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Have you ever seen something like this?


carol

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Hi, My dad was diagnosed with Adenocarcinoma in March. They did a helical CT and found a primary tumor in his right mid lobe, also some tiny mass in the lower left lung. According to the radiologist, there were about 30 of them with a maximum diameter of 2mm and he suspected that the small mass were mets from the primary tumor. PET only picked up the primary tumor with a max SUV of 4. Due to the size, PET didn’t pick up the small mass in the left lung. They did a biopsy on the primary tumor but could not reach the small mass. Therefore my dad was staged IV.

The strategy was to put my dad on chemo and re-evaluate after two treatments. If both the primary tumor and small mass responds, then the small mass is mets. If only the primary tumor responds, then the small mass is due to something else.

Now after two treatments of Gemza/Carboplatin, CT shows the primary has shrunk quite a bit, however, the small mass in the left lung is still there. The radiologist said he could tell that they became smaller and he was pretty sure they were mets from the primary tumor. PET shows the SUV on the primary tumor now reduced to only 1.1.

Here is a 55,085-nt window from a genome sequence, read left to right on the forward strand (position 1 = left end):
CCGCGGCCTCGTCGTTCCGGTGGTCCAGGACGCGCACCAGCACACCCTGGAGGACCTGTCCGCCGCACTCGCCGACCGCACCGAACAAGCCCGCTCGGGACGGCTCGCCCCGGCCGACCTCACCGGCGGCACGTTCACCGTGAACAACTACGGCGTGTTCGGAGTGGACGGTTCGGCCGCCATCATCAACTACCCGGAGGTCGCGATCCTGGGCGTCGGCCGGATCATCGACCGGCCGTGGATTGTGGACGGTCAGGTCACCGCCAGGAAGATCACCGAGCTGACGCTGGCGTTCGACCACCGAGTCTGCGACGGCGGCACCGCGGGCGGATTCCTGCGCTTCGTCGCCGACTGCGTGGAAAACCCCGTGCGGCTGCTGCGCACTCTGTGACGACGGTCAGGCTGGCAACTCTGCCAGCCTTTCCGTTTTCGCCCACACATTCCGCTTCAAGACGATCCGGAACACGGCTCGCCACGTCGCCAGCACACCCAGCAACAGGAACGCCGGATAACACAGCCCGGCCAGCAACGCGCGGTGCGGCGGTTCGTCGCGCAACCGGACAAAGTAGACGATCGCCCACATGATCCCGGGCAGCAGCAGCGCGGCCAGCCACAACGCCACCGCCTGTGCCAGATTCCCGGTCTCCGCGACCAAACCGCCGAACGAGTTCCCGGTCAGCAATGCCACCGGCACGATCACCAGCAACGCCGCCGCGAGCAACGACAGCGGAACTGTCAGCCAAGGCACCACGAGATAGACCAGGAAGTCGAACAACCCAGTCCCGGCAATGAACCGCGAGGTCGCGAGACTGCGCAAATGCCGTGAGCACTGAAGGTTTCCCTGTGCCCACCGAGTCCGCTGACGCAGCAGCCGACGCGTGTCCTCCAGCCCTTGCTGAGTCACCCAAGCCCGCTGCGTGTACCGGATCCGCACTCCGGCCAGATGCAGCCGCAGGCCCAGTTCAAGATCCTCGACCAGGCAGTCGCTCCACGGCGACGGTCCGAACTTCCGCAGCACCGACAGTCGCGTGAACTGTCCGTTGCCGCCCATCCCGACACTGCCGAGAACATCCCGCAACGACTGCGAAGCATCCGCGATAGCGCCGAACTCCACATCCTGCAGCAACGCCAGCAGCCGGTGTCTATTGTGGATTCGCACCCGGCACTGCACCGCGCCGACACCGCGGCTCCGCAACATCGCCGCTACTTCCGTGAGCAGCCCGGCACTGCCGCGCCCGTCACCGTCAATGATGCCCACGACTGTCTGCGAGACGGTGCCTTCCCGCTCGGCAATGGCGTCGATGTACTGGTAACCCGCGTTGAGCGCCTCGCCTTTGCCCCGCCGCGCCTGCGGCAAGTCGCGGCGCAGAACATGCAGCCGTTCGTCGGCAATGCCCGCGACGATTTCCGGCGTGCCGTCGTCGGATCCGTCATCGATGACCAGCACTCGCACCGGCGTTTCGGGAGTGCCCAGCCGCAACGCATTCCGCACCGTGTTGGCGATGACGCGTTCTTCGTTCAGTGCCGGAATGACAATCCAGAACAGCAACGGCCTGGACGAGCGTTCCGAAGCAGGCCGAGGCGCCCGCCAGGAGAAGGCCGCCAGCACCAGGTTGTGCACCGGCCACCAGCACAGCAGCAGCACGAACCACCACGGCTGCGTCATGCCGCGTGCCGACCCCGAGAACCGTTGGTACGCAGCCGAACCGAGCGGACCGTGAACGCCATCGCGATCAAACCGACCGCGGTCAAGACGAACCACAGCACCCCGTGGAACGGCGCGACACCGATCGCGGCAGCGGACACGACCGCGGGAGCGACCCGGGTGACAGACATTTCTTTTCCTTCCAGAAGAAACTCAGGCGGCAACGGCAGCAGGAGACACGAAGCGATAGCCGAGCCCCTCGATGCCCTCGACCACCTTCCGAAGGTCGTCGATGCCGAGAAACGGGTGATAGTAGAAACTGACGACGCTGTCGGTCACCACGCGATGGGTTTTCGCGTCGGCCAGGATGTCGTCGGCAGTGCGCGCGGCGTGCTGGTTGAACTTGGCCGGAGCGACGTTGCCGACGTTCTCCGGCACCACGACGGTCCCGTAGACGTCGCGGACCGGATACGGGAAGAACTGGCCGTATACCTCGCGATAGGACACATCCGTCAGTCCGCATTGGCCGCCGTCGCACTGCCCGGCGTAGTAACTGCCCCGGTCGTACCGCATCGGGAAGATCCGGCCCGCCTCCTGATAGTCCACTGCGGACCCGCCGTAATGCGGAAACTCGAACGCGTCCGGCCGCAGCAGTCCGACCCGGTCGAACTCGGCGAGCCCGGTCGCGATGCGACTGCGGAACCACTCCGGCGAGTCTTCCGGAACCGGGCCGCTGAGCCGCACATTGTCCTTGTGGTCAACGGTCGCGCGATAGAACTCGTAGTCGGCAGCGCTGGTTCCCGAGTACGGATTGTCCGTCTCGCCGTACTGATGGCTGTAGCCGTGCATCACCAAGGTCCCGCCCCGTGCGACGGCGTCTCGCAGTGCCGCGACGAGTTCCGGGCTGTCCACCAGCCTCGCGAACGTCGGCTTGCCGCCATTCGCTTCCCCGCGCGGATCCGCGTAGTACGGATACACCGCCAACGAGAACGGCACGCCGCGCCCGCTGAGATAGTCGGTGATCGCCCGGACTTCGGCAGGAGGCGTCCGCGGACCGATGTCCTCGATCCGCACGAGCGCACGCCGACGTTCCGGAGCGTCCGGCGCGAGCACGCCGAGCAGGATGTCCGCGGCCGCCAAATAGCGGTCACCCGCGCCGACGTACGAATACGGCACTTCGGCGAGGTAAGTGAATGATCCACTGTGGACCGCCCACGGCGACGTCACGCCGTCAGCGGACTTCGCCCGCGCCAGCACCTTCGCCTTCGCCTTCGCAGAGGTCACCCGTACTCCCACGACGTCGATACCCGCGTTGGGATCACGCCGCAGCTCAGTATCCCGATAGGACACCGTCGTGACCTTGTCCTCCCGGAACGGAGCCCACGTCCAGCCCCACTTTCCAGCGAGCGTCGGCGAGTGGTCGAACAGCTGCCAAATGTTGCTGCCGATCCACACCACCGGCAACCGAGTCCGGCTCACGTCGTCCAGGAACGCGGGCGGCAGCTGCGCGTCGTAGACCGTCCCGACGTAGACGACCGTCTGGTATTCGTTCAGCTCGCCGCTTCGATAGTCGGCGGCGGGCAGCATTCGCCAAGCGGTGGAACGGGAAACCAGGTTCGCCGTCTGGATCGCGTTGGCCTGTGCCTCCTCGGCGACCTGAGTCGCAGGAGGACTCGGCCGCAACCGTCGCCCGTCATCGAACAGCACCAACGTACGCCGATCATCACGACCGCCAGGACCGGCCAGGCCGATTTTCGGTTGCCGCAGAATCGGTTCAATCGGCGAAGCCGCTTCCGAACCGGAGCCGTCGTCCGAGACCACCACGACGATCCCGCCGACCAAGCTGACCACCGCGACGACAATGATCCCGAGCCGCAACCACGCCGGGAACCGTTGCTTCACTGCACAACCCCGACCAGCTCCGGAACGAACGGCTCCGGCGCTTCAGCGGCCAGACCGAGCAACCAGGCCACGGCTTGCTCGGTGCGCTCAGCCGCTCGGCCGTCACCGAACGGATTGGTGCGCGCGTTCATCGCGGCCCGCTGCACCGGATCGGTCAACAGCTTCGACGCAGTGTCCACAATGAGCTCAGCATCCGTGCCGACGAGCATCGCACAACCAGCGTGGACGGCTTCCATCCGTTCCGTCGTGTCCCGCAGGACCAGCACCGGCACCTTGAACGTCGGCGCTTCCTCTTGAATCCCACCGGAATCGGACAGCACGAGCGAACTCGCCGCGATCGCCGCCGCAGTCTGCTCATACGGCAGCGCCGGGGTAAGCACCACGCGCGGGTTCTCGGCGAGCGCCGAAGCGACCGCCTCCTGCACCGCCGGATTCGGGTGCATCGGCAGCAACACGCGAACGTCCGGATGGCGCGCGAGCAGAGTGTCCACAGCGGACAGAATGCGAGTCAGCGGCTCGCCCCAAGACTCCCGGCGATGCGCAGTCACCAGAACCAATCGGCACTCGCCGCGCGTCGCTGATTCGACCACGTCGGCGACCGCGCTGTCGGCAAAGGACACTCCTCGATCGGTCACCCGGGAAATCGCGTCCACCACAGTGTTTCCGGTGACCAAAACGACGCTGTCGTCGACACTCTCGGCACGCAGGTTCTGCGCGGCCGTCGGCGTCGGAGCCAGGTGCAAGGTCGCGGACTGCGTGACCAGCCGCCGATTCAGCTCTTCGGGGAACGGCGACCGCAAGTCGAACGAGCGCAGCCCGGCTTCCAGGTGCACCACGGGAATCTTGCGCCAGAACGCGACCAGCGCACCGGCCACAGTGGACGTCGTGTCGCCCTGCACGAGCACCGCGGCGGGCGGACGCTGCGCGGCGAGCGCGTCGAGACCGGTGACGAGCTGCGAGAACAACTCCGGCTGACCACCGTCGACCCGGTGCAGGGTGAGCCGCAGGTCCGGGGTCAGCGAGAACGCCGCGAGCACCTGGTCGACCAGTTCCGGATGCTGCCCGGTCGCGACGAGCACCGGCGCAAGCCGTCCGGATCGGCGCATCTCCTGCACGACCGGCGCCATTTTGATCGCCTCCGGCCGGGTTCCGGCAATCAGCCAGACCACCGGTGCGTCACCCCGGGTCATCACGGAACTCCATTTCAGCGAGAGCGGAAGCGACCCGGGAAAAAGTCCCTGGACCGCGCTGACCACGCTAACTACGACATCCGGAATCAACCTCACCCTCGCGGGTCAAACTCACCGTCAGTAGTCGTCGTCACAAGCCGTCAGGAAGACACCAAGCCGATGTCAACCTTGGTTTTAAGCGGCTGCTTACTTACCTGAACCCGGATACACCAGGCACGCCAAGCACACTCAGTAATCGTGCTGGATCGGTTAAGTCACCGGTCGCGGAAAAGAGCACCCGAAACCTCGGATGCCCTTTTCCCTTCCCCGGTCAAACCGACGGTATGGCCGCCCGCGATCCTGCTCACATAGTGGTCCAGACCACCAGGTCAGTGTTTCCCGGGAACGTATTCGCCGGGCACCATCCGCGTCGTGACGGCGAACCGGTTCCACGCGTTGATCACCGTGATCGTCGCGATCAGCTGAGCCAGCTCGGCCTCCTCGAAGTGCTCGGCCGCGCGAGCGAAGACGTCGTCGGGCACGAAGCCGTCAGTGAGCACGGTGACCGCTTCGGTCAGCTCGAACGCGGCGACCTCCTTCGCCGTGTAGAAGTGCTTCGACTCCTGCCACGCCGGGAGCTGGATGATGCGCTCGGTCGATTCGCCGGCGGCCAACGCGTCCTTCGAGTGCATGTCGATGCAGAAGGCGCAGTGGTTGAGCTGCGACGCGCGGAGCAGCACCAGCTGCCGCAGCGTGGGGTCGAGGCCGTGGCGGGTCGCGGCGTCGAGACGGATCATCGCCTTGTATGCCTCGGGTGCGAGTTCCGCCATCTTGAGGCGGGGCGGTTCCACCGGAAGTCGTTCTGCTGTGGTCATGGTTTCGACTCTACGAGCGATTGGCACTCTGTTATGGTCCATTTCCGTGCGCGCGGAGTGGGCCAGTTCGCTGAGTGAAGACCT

Neither CT nor PET picked up any enlarged lymph nodes. I am still not convinced. If there’re no lymph nodes involvement, how did the cancer cells travel from the primary tumor to the left lung mass? If they travel through blood, how come the other parts of the right lung did not get them? Can human eyes detect the differences in size for something less than 2mm? Also, if the small mass were mets, they should have disappeared because the primary has shrunk from 5cm to less than 3cm. Have any of you seen situation like this? Is there a way to confirm the malignancy of the small mass in the left lung?

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Hi Carol,